On Thursday, September 29, starting at 6PM, Christian apologist Sye Ten Bruggencate debated atheist Matthew Isaacs at CrossRoad Church in Georgetown, Indiana. I took the following notes during the debate. Except for the material in quotation marks, these are not direct quotes from the speakers. Much of what you read below involves summary statements. If anyone reading this was at the debate, I certainly welcome additions/corrections.
Joseph Spurgeon: Moderator: keep the applause/jeers until the end, so that the debate can be between Sye and Matthew.
Does God exist?
Sye [15 min.]:
“Jesus Christ is King.” Either “by choice or by force” every person will one day acknowledge this.
“I’m not here this evening to win this debate… I’m here merely to present the truth in what I hope is a loving way.”
Sye is, by profession, a factory worker.
Many who reject God demand evidence for His existence. Sye makes it clear that he will not be depending on various evidential proofs for God's existence.
Problems with evidentialism:
- We all already have evidence. If we assume that God has not given enough evidence, we are calling God a liar.
- Relying on evidence makes people the judge of God.
- We must all interpret the evidence that we are given; the beliefs that we bring to the evidence determine our interpretation
Instead of evidence, Sye focuses on the following line of thought: many reason quite well who say that they reject God; the question is: can they justify their reasoning?
Correspondence theory of truth: “truth is that which corresponds to reality.” This is the position taken by Matthew. Sye's response is that in order to know what is true, you would have to know what is real. To know what is real (vs. an illusion) one would have to either be God or receive revelation from God, “The proof that God exists is that without Him, you cannot prove anything.”
Matthew [15 min.]:
Matthew is with an organization called: “Reality and Reason.” The stated purpose of the organization is to bring the tools of philosophy to common people.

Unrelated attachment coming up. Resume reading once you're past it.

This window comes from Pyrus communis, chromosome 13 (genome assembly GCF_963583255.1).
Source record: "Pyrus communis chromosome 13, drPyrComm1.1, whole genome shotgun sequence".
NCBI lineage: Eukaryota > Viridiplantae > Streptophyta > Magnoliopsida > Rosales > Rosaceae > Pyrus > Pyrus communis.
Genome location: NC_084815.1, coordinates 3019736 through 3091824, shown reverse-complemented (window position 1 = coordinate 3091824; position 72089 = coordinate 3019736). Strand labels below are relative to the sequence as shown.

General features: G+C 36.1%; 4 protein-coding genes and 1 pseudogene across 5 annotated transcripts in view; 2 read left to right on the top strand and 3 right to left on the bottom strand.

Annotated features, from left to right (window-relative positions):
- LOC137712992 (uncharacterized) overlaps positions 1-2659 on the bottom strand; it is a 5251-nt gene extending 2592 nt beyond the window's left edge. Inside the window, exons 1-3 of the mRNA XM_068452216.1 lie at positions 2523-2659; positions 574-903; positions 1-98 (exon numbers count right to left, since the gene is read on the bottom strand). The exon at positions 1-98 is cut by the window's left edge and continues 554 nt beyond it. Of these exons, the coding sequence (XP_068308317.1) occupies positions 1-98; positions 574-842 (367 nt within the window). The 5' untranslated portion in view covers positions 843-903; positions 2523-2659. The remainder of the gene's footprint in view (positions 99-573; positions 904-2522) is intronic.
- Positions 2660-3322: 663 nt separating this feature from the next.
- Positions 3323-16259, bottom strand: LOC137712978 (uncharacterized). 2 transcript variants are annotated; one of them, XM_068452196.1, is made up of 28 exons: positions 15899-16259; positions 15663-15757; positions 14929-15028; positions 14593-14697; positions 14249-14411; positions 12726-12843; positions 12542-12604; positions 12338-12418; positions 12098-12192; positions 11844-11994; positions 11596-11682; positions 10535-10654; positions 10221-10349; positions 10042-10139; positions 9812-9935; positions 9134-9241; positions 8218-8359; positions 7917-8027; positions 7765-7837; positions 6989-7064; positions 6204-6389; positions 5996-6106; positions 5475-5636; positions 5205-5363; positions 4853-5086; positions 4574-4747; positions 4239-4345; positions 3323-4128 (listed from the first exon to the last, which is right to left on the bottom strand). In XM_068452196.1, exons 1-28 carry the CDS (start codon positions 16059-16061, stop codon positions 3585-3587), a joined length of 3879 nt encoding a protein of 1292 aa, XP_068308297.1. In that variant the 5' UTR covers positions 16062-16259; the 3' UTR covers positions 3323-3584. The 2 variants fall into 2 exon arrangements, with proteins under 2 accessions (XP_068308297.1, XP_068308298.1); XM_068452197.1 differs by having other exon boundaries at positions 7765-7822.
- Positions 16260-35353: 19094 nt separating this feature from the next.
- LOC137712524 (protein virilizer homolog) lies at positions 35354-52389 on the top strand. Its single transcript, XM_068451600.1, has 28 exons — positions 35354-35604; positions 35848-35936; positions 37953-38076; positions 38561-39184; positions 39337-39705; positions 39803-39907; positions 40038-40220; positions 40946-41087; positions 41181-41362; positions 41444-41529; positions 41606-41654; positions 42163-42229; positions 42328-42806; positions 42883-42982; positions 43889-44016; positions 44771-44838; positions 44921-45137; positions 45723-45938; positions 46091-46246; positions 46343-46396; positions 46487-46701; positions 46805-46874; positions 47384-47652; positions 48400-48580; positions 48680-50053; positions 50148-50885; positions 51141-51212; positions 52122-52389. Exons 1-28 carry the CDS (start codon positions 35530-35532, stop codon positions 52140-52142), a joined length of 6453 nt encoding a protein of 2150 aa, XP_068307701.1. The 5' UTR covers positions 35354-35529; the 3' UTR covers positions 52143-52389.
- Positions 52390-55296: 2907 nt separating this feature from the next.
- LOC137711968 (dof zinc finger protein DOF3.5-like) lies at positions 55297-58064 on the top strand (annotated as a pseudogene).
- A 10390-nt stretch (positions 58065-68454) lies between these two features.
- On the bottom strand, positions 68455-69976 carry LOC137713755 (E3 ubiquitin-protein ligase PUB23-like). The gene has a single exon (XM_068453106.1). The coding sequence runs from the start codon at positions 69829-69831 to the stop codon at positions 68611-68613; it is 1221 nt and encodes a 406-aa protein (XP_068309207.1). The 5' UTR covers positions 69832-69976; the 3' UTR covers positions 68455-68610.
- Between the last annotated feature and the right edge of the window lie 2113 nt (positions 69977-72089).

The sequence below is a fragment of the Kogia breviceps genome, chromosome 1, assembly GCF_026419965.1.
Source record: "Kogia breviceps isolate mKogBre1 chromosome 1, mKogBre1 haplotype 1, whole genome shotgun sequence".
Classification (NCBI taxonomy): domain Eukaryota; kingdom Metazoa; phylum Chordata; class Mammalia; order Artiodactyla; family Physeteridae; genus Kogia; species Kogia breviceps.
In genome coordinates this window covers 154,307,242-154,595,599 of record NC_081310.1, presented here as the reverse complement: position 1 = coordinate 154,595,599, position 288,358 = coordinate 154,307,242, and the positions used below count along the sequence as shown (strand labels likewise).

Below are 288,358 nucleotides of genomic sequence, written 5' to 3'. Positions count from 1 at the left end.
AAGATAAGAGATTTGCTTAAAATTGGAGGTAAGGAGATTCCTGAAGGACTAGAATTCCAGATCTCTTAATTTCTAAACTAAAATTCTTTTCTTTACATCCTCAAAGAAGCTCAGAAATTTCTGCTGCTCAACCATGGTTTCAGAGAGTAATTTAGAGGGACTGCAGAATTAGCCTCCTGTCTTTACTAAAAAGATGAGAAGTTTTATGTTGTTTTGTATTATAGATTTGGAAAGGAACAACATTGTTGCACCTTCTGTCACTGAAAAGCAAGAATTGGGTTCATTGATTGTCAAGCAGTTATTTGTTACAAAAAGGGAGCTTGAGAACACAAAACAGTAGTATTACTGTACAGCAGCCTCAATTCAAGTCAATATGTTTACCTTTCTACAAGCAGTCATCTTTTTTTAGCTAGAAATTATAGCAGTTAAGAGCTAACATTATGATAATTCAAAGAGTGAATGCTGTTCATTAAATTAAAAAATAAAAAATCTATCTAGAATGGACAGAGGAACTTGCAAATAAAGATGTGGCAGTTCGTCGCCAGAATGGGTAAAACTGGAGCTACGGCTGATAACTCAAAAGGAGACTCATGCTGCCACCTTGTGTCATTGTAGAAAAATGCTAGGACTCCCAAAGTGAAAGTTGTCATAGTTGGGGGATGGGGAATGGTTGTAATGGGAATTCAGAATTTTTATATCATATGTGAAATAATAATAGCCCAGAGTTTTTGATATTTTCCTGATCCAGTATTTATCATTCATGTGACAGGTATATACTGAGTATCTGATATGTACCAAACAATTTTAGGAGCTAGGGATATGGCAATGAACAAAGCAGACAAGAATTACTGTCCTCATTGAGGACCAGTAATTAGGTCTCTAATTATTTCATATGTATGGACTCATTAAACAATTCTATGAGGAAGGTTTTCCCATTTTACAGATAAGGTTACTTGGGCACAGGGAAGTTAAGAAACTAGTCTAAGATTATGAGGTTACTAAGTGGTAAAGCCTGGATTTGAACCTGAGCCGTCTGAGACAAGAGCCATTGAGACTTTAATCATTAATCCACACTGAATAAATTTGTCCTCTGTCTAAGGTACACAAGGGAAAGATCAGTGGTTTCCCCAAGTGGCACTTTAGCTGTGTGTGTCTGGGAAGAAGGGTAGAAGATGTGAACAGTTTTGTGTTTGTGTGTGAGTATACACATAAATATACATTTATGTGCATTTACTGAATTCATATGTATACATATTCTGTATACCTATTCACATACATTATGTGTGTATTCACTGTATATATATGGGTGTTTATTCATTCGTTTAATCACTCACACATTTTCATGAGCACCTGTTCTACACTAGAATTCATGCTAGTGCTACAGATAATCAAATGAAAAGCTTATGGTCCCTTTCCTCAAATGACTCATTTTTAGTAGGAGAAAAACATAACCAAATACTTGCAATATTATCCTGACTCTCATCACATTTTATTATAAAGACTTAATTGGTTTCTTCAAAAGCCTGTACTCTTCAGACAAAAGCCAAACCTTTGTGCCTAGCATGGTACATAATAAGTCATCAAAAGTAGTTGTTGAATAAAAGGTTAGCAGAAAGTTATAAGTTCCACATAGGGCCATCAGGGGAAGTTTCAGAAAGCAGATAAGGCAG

Matthew asserts that epistemology is where the discussion needs to happen. Matthew says he is not an anti-theist; he does not think Christians are stupid. Matthew claims that he used to be a Christian. “I don’t have an allegiance to atheism; I have an allegiance to truth.” “I once believed that there was a God who loved us and that He wouldn’t let people suffer more than what they can endure.” Matthew says that he used to think about theodicy, as a Christian, but it did not cause him to doubt. He follows this by saying that it did become a problem for him. Matthew claimed that the Bible promotes slaughtering parents and raping children. Matthew admits that Christians, based on Scripture, were instrumental in the abolitionist movement, but he wants to assert that Old Testament slavery laws make Scripture self-contradictory on this point.
“I believe ethics exist, I believe beauty exists, I believe truth exists.”
Matthew asserts that if we reason through the contradictions of Scripture, we are establishing religion on the basis of our reason rather than based on God’s revelation.
Sye [10 min.]:
“What we heard just now was not 15 minutes of a presentation arguing against the existence of God.” I heard a testimony about why he doesn’t like God.
“If you can reason out of your faith, it shows that God was not the Lord of your reasoning.”
Matthew is asking God to meet his burden of proof.
“To an atheist, there is no problem of suffering.”
“If evolution is true, our thoughts don’t give us truth and falsehood.”
“We’re familiar with suffering, but we know that there is a purpose.”
Matthew [10 min.]:
“I didn’t say that the Bible condones slavery.”
“I said that people take both things from it.”
“Numbers 31, you can just read."